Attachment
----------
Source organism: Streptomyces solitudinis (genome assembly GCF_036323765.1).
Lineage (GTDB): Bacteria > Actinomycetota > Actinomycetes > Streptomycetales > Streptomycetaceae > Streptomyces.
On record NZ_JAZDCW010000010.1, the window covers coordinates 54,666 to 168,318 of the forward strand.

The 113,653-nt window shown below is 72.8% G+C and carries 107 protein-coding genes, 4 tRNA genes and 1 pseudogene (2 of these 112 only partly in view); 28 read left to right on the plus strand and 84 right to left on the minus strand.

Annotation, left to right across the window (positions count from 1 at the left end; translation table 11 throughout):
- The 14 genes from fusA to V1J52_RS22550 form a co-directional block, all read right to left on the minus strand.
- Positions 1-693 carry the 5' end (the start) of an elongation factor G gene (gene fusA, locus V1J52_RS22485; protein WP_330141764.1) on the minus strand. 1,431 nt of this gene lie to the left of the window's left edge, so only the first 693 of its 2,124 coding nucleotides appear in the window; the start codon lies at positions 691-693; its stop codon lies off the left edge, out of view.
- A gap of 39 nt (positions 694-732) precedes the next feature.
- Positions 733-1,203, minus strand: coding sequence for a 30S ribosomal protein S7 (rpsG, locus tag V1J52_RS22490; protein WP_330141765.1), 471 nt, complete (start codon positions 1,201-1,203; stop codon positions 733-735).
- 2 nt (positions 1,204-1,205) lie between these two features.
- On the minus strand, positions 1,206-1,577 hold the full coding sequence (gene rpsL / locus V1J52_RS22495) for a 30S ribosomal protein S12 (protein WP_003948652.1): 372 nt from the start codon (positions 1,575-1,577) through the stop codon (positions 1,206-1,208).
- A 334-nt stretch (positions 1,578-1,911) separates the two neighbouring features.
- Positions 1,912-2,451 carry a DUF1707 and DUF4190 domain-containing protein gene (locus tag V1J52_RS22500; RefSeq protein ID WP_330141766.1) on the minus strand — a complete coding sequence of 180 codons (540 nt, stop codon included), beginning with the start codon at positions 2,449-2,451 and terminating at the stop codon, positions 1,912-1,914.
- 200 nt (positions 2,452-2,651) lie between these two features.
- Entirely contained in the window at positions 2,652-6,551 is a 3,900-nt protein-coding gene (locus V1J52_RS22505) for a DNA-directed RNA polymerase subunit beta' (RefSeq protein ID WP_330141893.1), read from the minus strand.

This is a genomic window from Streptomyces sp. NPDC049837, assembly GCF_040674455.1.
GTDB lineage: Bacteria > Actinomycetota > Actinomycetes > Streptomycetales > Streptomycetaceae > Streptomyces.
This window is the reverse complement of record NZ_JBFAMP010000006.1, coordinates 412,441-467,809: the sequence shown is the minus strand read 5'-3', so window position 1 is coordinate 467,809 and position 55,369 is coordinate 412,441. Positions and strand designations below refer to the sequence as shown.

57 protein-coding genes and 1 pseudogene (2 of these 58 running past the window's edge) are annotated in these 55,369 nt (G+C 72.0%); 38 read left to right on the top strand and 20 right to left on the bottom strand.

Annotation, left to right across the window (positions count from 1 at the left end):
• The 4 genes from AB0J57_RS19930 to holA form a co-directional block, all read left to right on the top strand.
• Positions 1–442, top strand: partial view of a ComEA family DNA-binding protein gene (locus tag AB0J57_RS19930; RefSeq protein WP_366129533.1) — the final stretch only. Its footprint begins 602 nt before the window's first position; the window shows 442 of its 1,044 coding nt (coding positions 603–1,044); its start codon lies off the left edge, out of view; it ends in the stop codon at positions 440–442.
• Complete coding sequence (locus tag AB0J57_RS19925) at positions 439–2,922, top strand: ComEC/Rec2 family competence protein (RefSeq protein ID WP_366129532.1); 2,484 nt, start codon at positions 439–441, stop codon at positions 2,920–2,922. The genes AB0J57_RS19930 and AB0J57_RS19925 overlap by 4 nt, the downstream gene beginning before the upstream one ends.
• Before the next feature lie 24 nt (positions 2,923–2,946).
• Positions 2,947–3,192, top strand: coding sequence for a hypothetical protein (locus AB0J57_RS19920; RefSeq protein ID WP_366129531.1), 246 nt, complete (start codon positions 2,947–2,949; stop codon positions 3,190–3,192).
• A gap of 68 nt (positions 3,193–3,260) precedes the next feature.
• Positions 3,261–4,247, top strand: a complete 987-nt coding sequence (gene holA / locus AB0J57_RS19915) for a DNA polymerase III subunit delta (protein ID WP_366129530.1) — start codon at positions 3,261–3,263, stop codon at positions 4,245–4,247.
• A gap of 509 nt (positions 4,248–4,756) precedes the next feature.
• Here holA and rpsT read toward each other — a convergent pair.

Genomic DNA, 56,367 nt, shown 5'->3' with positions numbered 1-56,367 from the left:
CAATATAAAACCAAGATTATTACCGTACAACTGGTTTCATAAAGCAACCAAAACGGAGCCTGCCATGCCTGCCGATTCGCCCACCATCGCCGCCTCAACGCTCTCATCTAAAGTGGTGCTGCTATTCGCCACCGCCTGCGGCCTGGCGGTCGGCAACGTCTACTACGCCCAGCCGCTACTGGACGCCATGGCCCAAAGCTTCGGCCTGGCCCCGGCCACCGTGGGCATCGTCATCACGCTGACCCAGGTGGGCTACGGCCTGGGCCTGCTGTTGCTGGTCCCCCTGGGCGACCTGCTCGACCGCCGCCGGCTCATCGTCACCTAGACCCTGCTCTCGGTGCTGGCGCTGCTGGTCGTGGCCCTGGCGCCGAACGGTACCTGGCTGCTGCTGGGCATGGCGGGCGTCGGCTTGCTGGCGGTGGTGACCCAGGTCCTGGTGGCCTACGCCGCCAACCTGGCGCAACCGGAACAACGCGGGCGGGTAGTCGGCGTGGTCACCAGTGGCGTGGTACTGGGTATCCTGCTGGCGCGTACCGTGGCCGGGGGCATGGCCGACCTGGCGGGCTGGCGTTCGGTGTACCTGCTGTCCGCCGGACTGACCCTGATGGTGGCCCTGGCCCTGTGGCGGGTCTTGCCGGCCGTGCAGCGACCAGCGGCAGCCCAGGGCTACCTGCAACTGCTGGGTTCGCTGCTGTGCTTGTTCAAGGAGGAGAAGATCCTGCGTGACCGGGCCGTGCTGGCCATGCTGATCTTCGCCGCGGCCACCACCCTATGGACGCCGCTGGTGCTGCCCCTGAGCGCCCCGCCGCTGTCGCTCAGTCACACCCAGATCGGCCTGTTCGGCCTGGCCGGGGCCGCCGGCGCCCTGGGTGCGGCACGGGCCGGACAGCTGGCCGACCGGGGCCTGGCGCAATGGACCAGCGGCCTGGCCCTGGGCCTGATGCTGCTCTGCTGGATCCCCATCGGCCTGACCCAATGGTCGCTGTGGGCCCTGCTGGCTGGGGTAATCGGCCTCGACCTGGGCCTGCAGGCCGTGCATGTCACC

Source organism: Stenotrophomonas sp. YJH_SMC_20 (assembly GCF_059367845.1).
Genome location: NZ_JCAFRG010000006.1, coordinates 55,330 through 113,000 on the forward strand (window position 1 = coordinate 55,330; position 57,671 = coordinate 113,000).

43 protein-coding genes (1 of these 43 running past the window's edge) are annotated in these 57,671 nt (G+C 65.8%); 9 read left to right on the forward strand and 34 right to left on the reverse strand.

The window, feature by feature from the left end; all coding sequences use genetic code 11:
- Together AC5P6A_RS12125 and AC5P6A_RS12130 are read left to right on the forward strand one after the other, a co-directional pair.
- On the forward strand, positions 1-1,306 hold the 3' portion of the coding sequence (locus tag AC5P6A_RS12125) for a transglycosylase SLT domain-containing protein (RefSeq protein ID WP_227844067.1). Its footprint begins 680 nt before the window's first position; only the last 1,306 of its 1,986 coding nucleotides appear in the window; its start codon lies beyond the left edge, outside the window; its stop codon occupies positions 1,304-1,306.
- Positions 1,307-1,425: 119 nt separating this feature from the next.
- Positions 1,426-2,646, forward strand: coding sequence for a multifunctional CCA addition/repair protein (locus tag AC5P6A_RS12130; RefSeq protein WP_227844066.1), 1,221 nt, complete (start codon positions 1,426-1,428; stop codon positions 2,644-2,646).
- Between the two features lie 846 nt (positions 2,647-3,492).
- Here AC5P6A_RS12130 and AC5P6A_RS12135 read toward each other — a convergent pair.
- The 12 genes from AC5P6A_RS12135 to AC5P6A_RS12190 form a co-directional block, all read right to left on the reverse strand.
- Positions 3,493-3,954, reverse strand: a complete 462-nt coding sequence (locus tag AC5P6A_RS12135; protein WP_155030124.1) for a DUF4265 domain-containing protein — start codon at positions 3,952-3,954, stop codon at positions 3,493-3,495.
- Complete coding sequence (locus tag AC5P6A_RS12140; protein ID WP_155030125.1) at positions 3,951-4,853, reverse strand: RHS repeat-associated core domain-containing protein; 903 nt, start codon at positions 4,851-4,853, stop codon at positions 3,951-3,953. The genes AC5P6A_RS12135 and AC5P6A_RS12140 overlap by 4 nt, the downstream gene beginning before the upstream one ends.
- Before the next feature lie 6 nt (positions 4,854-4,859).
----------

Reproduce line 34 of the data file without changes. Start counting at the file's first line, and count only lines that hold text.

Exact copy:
43 protein-coding genes (1 of these 43 running past the window's edge) are annotated in these 57,671 nt (G+C 65.8%); 9 read left to right on the forward strand and 34 right to left on the reverse strand.